Peter Lawrence's life reflects Austrian philosopher Rudolph Steiner's teachings. For he, like Rudolph, believes a balanced human being needs to embrace both arts and science.
Rudolph also postulated that humans pass through distinct seven-year cycles – from birth into middle and old age. Gail Sheehy, American writer and lecturer, in her book Passages concluded that people pass through passages of about seven years of stability before needing to accept a change of some kind.
Peter says he finds similar parallels in his life. His wife Lis and he have keen interest in philosophy, and have taken to Steiner's philosophy, which is known as Anthroposophy.
After his first 21 years, which he calls the willing, feeling and thinking phases of life, Peter worked for about seven years in the UK gaining his professional status as a civil engineer.
Around this time he began to work as a project manager on Middle Eastern projects before the urge for something new led him to move his family to Saudi Arabia for another seven-year period.
When work circumstances forced a change, he and Lis moved back to the UK where they enrolled their children, Rachel and Nick in the Anthroposophy-based Steiner/Waldorf School.
For the next 19 years the family stayed in the UK while Peter worked in the international division at the environmental engineering firm, Montgomery, Watson and Harza (MWH).
He spent another seven years focusing on European-funded work out of Brussels and another seven promoting his passion for natural, non-energy consuming methods of treating wastewater with reed beds.
A highlight of this time was winning a consultancy to monitor the performance of the EC's (European Community) funding into Eastern Europe, known as the PHARE programme.
It was one of the EU's largest consultancies ever awarded. Peter then focused on the Middle East to develop MWH's Jordanian and Eastern Mediterranean businesses.
Peter and Lis moved to Dubai in 2003.
He is now in the fifth of what is likely to be seven years as regional business development director in the Middle East for MWH. In his role he assists business units across the region in their pursuit of commercial opportunities and implementation of MWH's regional strategy.
Peter enjoys the diversity and challenges of the region. He explores history and culture during travels.
In his spare time he finds balance by painting; he recently co-authored Al Khaleej and Beyond – Reflections of Two Artists.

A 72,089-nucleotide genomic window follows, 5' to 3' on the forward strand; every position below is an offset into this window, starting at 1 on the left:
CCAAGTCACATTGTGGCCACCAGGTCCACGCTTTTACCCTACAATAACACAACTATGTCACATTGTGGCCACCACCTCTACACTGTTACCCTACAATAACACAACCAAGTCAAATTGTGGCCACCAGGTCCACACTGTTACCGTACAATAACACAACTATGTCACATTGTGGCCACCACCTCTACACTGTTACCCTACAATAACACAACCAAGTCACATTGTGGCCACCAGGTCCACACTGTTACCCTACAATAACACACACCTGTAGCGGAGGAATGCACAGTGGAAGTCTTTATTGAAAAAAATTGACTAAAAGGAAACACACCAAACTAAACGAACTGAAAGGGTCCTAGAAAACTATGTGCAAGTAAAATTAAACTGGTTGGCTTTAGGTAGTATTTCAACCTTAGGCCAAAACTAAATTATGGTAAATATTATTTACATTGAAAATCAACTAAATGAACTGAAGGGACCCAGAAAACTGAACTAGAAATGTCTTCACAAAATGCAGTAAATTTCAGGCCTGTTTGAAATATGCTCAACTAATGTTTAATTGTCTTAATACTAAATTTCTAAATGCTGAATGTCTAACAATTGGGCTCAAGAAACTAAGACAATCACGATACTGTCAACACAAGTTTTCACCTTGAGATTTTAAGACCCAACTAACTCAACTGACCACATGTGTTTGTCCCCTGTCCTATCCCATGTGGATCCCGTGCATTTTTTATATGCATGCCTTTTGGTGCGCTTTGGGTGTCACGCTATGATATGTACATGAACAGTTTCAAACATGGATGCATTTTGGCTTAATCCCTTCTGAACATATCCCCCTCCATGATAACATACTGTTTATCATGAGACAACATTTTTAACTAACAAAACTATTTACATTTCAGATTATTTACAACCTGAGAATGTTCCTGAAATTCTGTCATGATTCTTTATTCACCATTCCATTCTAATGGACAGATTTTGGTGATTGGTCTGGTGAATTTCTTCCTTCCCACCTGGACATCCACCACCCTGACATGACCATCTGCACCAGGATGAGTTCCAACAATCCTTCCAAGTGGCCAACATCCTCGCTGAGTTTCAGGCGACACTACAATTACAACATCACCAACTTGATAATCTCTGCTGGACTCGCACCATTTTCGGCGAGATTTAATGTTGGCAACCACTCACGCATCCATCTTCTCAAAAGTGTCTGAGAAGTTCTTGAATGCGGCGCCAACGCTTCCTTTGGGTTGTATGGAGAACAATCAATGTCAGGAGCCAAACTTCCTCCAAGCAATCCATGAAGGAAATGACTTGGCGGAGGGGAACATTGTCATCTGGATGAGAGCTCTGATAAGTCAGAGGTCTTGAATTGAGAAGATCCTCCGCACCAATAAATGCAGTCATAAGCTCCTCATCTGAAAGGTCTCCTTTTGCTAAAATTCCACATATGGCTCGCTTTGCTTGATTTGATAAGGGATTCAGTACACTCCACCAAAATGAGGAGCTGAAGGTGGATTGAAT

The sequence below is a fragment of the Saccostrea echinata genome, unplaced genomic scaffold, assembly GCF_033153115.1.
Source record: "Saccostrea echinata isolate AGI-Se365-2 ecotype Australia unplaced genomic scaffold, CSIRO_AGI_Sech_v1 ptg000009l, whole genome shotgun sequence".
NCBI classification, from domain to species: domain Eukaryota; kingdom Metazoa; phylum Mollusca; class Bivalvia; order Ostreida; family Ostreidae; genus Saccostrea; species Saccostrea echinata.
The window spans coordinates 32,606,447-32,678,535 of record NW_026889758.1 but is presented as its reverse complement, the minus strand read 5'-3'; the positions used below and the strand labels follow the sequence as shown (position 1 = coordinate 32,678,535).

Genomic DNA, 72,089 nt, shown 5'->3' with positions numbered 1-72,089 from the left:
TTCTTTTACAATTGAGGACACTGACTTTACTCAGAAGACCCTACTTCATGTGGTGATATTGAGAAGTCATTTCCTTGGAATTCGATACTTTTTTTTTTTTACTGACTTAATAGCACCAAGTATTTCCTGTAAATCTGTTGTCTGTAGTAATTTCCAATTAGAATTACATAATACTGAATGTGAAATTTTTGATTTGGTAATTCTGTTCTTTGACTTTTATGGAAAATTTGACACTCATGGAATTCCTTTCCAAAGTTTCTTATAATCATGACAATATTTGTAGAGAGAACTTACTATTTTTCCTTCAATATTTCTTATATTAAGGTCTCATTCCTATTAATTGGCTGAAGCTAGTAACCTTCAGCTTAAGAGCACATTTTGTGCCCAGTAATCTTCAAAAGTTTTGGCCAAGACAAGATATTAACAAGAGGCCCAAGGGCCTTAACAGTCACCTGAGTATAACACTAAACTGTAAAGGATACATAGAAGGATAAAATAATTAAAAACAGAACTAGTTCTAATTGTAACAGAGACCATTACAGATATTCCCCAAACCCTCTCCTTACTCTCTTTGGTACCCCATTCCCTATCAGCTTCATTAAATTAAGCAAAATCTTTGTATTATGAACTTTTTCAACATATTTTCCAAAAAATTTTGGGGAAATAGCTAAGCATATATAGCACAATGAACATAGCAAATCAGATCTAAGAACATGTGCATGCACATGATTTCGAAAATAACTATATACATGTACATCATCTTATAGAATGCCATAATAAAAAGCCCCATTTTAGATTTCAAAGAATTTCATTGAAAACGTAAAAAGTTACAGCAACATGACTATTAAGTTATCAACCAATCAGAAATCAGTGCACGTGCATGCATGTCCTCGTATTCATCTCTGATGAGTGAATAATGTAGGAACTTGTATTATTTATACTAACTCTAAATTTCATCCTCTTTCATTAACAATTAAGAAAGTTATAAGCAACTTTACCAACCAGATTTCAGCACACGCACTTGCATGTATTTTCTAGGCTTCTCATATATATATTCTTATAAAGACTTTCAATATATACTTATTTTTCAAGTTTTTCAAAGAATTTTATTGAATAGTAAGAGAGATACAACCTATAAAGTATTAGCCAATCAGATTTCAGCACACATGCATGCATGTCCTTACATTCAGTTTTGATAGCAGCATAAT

I had a simple upbringing in east London when the UK was still recovering from the ravages of the Second World War. I still recall the excitement of getting a television – a 10-inch black-and-white model so
we could watch the coronation in 1953.
A few years later my grandparents helped us buy our first family car so we could continue to meet regularly.
I had a fairly good standard of education at primary schools. I remember singing in school choirs; it was a happy time.
I went to one of the area's best secondary schools, Sir George Monoux Grammar School. However, I'll never forget the feeling of loss when the education system required me to choose between arts or sciences.
I chose the scientific route because it felt like the sort of thing a boy should do. I became a scientist and engineer and buried my artistic side.
It was this sense of loss that made me agree with Lis that a Steiner/Waldorf education was the right route for our children.
I went on to Nottingham University to learn civil engineering. It proved to be the most enjoyable three years of my life.
I had the freedom and time to develop my thinking and ideals. I began to examine different philosophies and religions, and
listen to a much wider perspective than the relatively narrow upbringing that I had.
My closest friends outside engineering were interested in classical music and arts and I was introduced to Wagnerian opera; I love it to this day. I also developed a taste for choral music, which led to my singing in various choirs
later in life, including the Dubai Chamber Choir.
I met Lis in the last term of my final year at university. Two years later we married. When our first child Rachel was 18 months old, I was offered a senior position as a project manager and resident engineer on a large project in the Assir province of Saudi Arabia.
The project was to provide sewage treatment and stormwater protection to the city of Khamis Mushait. I was young, and the challenge was somewhat daunting.
Nick was born after two years in Saudi Arabia and smiled his way through the next 20 years before he departed for university. Rachel was a great sister to him and took her responsibility as elder sibling seriously.
They have remained the best of friends. I enjoy my granddaughter Emily's smiles and hugs. She calls me Grumps because of my reluctance to be labelled a grandfather.
I recall my first Middle Eastern visit to Bahrain in 1975. I had just completed my post-graduate training to become a chartered engineer and was appointed project manager for a new sewerage project in Bahrain by one of MWH's founding companies, Watson Hawksley.
I was so excited, because this was the longest plane journey I'd ever made and it was to a seemingly exotic part of the world.
I went to live in Saudi Arabia two years later in the south-eastern corner of Assir province and was based in Khamis Mushait. It was the start of a seven-year adventure that included Jubail and Jeddah.
I spent long spells without my family during my stay in Jubail, and it was during these leisure hours that I took an interest in painting. Published artists like David Howell, Spencer Tart and Murray Zanoni were a great inspiration with their interpretations of Jeddah and the region.